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Good InfoHero Bank Teller Saves Customer from Losing Millions on a Scam

Hero Bank Teller Saves Customer from Losing Millions on a Scam

Scott Lewis – Flickr

An Australian bank representative recently yanked an unsuspecting woman back from the brink of the financial oblivion she was about to throw herself into resulting from an internet scam.

Westpac Bank trains its employees to poke questions at anyone engaging in strange transactions, and after the teller’s suspicions were aroused, she was proven right every step of the way.

It’s an example, says Westpac’s Head of Fraud and Financial Crime Insights Ben Young, of how valuable the person-to-person interaction is in the private commercial banking industry, and a regrettable loss of branch closures across the country.

But as regards the scam, teller Mariana Karbowski at the Liverpool Branch noticed a woman in her 70s seemed nervous coming in with the news that she was going to sell her home, and that she wished to cancel the home insurance she had through Westpac.

Asking why she was planning to sell, Karbowski got the unsatisfactory answer that the woman needed to “help her son.” Inviting the woman into one of the personal offices, Karbowski dug a little deeper and found out the real reason the woman was going to make one of the largest financial decisions of her life: she needed to free her boyfriend from an overseas prison.

Speaking of jail, Karbowski took no prisoners when she heard this was the woman’s motivation.

“My next question was, please tell me the last time he took you out for a coffee, and she said, ‘Actually, never, we met online,’” Karbowski told Channel 9 News.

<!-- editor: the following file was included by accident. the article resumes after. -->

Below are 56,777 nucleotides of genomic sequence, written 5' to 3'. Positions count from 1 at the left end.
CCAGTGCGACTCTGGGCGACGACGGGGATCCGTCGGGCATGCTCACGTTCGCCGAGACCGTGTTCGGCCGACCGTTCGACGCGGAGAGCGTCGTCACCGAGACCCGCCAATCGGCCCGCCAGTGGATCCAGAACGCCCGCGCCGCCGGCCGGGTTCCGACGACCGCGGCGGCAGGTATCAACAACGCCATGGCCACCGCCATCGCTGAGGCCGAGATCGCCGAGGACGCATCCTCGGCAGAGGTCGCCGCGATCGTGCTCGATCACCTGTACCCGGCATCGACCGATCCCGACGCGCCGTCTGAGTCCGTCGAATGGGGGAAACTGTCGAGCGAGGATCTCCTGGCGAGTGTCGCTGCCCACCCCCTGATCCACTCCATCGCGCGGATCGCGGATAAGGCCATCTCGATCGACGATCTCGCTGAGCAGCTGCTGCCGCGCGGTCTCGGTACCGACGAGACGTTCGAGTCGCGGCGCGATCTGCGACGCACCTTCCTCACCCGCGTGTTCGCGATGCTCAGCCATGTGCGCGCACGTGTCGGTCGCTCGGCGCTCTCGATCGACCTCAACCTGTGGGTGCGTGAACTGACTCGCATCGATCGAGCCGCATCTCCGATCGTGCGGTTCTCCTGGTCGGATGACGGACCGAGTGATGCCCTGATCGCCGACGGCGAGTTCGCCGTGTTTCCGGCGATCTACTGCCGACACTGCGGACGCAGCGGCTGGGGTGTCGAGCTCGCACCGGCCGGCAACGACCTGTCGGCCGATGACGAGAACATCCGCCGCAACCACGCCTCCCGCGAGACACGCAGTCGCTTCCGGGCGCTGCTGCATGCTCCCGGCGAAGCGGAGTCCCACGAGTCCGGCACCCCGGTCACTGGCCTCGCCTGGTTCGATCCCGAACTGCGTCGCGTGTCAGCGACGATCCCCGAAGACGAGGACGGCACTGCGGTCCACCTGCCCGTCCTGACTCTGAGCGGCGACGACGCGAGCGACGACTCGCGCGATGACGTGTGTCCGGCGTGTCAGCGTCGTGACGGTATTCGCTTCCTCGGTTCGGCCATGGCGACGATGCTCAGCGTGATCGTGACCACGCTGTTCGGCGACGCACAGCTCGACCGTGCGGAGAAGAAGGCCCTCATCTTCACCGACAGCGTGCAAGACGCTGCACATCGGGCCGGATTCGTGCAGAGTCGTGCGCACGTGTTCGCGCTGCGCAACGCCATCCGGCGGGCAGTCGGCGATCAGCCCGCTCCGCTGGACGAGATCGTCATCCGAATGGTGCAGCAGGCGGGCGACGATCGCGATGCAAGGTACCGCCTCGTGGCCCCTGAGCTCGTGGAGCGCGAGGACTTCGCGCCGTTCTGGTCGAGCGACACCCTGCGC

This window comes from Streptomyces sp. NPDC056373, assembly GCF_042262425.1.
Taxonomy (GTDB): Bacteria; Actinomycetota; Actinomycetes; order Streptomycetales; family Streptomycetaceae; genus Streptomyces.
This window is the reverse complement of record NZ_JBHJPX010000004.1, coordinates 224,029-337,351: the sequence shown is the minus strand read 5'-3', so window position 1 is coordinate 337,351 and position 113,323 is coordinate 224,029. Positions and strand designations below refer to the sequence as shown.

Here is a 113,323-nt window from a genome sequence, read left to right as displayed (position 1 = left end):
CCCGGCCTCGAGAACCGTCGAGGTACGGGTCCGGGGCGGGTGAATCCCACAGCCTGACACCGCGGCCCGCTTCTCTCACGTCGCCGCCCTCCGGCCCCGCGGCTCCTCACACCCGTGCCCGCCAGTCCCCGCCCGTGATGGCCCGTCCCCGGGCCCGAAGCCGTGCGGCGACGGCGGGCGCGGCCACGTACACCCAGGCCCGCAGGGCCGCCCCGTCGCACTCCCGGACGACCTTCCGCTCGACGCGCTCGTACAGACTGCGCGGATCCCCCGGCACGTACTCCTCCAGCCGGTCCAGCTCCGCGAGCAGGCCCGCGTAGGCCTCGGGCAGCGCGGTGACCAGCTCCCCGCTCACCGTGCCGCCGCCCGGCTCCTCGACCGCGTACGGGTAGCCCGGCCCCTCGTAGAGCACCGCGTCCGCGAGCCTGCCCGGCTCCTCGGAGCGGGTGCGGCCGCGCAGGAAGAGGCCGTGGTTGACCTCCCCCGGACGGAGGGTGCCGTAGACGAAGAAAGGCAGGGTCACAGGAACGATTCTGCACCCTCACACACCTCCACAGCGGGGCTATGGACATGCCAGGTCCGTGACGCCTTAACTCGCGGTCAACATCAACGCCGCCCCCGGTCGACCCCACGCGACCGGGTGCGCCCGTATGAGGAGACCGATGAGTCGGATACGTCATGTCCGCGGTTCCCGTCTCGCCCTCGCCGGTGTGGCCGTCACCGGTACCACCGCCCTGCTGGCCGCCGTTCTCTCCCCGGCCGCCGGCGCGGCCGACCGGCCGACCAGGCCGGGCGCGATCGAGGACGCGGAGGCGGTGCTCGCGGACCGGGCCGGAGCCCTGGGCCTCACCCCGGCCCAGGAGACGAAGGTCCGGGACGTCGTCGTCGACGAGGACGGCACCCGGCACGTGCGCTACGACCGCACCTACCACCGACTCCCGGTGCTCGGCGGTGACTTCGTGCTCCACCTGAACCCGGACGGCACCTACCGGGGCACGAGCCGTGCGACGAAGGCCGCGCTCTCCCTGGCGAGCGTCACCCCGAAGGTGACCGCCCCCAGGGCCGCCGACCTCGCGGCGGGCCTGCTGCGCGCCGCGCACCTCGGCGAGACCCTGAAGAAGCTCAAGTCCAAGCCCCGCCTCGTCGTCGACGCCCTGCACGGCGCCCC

It didn’t take long for the teller, whose very father was scammed out of millions as it happens, and who decided to run a reverse image search on Google of the man the woman claimed was her internet boyfriend, to discover that many of the photos the client received from the man were online but with different names.

FINANCIAL RESCUE OPERATIONS: Hero Post Office Worker Saves Senior From Sending Thousands of Dollars to a Scammer

“We cried together and I walked her to the police station to report it,” she said, “We care and when we see those red flags, we act.”

Internet scamming and fraud is a black market that pilfers tens of billions around the world, and it’s Karbowski’s training and insight that Ben Young hopes to capture for a new security feature on Westpac’s online banking suite, powered by AI, that asks exactly the sort of questions that you would ask a loved one if they told you: “I’m about to send $50,000 to some foreign corner of the world.”

It asks how you came to know this person, what are some things they have said or promised you, and if the AI is not satisfied with the transaction, it will block it and notify the fraud department who will then reach out to the client and discuss the transaction.

MORE STORIES LIKE THIS: Bank Decides it Should have Prevented Dementia Depositor from Getting Scammed–So Restores Entire Life Savings

While it may seem like an abrasive invasion of personal decision-making, scammers and fraudsters often target people who are not of sound mind, such as those with dementia, those who live alone, or internet illiterates.

Perhaps Westpac also saw the story of ANZ Bank’s decision to reimburse an elderly client’s life savings worth AUD$500,000 that was stolen by scammers. The client has early-stage dementia, and the fraud department concluded after an internal investigation that they should have done a lot more to protect his account.

WATCH the story below from Channel 9…

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